Buying or selling an aircraft is an exciting endeavor, but the transaction process requires carefully documenting the exchange details through a bill of sale. An aircraft bill of sale formally transfers ownership and provides proof of the purchase or sale price. Having an accurate paperwork trail protects both buyer and seller in the event of disputes. While verbal agreements may suffice between trusted parties, a bill of sale adds an extra layer of legitimacy.
For expensive, high-liability assets like airplanes, a comprehensive bill of sale is strongly recommended. In this article, we’ll outline what should be included in an aircraft bill of sale and provide a free customizable template to craft one tailored to your transaction specifics. If you’re looking to buy or sell a plane, helicopter, or other aircraft, use this guide to ensure proper documentation.
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What is an Aircraft (Airplane) Bill of Sale?
An aircraft bill of sale is a legal document that proves the sale and transfer of ownership of an airplane, helicopter, or other aviation vehicle from one party to another. It provides details like the aircraft make, model, serial number, sale price, and identifies the buyer and seller.
An aircraft bill of sale serves as evidence the sale was completed and gives the new owner documentation to register the plane. It also protects the seller by showing the aircraft is no longer under their ownership. Essentially, an aircraft bill of sale formally documents the transaction and transfers liability.
Aircraft Bill of Sale Templates
An aircraft bill of sale is a document that formally transfers ownership of an airplane from the seller to the buyer. It serves as legal proof of the sale and purchase transaction.
The bill of sale contains identifying details about the aircraft like make, model, serial number, and registration number. It specifies the names and contact information for both the seller and purchaser. The sale date, purchase price and terms, condition of the aircraft, and any disclaimers should be included. Signatures of both parties are required on the document.
Overall, an aircraft bill of sale provides clear evidence that the seller relinquished all claims to the airplane and the buyer assumed ownership on the purchase date. It is an essential document required for registration of an aircraft with aviation authorities. The bill of sale also protects both parties by detailing the specific plane, price, and conditions agreed upon. It becomes part of the aircraft’s permanent record.
Why Do I Need an Aircraft Bill of Sale?
An aircraft bill of sale is a critical document in the process of buying or selling an aircraft, and its importance cannot be overstated for several reasons.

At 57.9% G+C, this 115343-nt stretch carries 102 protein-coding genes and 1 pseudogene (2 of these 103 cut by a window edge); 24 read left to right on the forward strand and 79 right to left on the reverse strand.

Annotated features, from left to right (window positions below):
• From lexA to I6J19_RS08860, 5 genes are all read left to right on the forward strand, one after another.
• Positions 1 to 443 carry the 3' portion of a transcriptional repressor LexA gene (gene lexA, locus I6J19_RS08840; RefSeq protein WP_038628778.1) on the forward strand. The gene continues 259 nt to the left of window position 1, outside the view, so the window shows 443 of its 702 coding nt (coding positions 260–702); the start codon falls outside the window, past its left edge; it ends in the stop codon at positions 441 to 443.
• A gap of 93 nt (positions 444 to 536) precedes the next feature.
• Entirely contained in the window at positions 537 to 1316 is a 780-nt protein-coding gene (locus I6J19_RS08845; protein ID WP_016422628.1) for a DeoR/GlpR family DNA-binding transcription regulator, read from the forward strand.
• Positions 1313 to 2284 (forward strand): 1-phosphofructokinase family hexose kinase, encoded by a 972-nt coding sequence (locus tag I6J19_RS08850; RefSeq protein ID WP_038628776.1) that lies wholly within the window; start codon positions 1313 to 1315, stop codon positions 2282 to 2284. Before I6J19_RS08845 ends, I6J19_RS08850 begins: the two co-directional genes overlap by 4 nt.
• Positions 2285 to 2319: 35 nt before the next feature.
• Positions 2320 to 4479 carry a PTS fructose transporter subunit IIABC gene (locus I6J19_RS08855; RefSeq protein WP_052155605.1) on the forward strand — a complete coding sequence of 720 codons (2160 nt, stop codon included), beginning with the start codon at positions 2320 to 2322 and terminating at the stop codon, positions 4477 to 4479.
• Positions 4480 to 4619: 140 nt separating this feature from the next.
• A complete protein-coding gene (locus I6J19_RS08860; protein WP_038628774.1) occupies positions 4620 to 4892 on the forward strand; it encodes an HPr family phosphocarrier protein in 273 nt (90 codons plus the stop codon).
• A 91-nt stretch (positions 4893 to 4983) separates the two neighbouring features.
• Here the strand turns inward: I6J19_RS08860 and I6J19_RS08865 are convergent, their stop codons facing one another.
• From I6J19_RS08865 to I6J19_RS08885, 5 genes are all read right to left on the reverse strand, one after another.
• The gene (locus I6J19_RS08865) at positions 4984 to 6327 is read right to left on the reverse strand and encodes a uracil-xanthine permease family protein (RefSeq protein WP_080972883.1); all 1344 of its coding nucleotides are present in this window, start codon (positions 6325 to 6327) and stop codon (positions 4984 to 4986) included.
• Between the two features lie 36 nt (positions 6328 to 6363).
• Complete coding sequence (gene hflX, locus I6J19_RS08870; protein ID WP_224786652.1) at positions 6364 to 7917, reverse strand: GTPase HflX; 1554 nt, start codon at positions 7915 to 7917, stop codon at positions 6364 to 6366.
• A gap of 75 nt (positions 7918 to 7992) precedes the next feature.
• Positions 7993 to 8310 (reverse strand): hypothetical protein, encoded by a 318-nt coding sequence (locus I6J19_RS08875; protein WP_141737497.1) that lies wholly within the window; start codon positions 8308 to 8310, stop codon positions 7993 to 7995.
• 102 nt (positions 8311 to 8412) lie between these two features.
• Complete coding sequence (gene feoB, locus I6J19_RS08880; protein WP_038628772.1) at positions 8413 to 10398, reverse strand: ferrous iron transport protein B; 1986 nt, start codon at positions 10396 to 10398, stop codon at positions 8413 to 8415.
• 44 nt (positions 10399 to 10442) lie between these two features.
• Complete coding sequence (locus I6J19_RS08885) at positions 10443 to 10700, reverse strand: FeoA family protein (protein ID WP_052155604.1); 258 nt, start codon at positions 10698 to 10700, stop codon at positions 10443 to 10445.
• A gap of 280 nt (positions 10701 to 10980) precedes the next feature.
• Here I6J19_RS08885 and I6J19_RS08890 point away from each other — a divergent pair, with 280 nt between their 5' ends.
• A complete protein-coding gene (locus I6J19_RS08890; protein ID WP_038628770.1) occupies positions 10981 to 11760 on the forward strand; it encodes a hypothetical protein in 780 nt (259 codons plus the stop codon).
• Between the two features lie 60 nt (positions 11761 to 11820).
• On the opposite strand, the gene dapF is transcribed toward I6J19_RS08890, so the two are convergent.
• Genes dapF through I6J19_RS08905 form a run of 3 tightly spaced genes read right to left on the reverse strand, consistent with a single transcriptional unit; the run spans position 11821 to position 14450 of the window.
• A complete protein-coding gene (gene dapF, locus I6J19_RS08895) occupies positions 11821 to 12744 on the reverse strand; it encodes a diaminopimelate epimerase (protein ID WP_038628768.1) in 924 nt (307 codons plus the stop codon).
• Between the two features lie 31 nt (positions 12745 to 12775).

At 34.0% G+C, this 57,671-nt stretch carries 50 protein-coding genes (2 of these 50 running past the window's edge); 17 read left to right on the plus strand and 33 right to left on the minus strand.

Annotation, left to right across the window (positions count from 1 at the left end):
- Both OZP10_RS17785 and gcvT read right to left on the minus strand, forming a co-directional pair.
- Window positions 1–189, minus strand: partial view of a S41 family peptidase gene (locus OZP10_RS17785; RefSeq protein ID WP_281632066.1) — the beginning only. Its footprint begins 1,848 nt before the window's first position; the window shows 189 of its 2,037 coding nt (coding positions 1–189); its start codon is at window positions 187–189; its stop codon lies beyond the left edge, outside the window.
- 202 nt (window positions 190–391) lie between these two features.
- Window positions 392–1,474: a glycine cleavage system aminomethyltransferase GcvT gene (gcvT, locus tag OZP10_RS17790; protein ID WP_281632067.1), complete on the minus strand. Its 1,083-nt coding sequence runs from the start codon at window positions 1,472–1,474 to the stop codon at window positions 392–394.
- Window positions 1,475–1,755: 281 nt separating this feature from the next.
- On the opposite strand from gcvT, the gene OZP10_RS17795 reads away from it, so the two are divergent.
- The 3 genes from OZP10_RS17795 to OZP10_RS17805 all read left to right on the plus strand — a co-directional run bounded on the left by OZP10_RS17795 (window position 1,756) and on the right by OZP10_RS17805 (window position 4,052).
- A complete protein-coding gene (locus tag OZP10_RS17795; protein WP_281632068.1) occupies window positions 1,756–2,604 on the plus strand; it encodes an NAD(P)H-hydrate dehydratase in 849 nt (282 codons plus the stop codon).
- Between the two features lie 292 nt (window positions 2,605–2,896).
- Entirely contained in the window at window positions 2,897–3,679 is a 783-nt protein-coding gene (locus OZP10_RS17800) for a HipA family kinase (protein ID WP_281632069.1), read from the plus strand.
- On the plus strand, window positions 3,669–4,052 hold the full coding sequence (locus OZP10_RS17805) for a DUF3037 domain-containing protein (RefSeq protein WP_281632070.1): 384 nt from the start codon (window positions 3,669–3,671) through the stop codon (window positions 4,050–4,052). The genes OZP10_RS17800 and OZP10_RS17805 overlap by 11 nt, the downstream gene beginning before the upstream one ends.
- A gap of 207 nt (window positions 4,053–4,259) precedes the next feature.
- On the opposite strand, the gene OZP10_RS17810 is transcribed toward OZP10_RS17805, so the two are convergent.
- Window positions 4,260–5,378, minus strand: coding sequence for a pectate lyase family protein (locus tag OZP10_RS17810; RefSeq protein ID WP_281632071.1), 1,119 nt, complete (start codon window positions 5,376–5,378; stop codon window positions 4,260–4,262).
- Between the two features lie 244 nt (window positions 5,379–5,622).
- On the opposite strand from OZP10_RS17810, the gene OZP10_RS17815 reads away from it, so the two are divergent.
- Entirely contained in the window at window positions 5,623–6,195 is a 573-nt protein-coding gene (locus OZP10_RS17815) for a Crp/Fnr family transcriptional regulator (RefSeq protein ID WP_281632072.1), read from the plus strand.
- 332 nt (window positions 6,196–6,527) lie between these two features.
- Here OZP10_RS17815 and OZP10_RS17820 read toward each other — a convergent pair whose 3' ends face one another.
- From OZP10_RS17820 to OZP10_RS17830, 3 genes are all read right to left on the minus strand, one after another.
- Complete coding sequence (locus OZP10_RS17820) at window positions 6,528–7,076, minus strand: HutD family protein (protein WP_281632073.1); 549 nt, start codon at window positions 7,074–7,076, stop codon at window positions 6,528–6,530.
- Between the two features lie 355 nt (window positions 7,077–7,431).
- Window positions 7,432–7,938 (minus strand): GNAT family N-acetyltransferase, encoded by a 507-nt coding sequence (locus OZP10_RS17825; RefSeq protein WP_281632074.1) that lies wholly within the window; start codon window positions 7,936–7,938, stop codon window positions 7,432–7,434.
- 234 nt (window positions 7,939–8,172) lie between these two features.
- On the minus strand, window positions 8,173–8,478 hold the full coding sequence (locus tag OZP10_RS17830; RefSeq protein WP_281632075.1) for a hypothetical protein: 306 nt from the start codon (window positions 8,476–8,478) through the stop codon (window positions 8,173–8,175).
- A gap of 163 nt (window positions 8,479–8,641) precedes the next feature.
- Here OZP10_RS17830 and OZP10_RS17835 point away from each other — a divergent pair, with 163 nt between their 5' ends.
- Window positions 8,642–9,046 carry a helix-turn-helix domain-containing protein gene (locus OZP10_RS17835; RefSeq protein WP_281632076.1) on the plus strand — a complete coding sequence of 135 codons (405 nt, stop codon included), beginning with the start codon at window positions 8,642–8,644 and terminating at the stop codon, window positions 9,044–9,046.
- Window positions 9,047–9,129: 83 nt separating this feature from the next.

Firstly, the aircraft bill of sale serves as a legal record of the transaction, detailing the specifics of the sale, including the names of the buyer and seller, the agreed price, and the date of the transaction. This document is invaluable in situations where there may be disputes or disagreements about the details of the sale. It acts as a binding agreement that confirms that the ownership of the aircraft has been transferred from the seller to the buyer.
Secondly, for the buyer, having an aircraft bill of sale is often a requirement for registering the aircraft under their name. Much like registering a vehicle, authorities require proof of purchase to update the aircraft’s registration and reflect the new ownership. Without this document, a buyer might find it challenging, if not impossible, to demonstrate that they are the rightful owner of the aircraft, making it difficult to operate the plane legally.
Lastly, from a financial perspective, the bill of sale is also a crucial component for tax and insurance purposes. When reporting assets or determining the value of an estate, the document serves as proof of the aircraft’s value and the terms of its purchase. Furthermore, insurance companies may require a copy of the bill of sale to ensure the correct coverage and to process any potential future claims.
In summary, an aircraft bill of sale is not just a customary practice but a vital document that protects the interests of both the buyer and seller, facilitates the legal transfer of ownership, and has broader implications for taxation and insurance.
What Forms Do You Need to Sell an Aircraft?
Selling an aircraft involves a series of administrative procedures to ensure the correct transfer of ownership and adherence to safety and operational standards. The primary forms and their specific roles in this process are:
- Aircraft Bill of Sale (AC Form 8050-2):
- Purpose: This is the primary document that records the sale of the aircraft from the seller to the buyer. It includes critical information such as the names and addresses of the buyer and seller, the sale price, and the aircraft’s details (make, model, serial number).
- Usage: Both parties should keep copies of this form. The buyer needs it to show proof of purchase and to register the aircraft under their name.
- Aircraft Registration Application (AC Form 8050-1):
- Purpose: This form is used to apply for the registration of an aircraft in the U.S. or to update the details of the current registration. This form captures information about the aircraft’s ownership, liens, and encumbrances.
- Usage: The buyer fills out and submits this form to the Federal Aviation Administration (FAA) to register the aircraft under their name after the sale. Along with this application, the buyer will need to submit the Aircraft Bill of Sale (or evidence of ownership) and any applicable fees.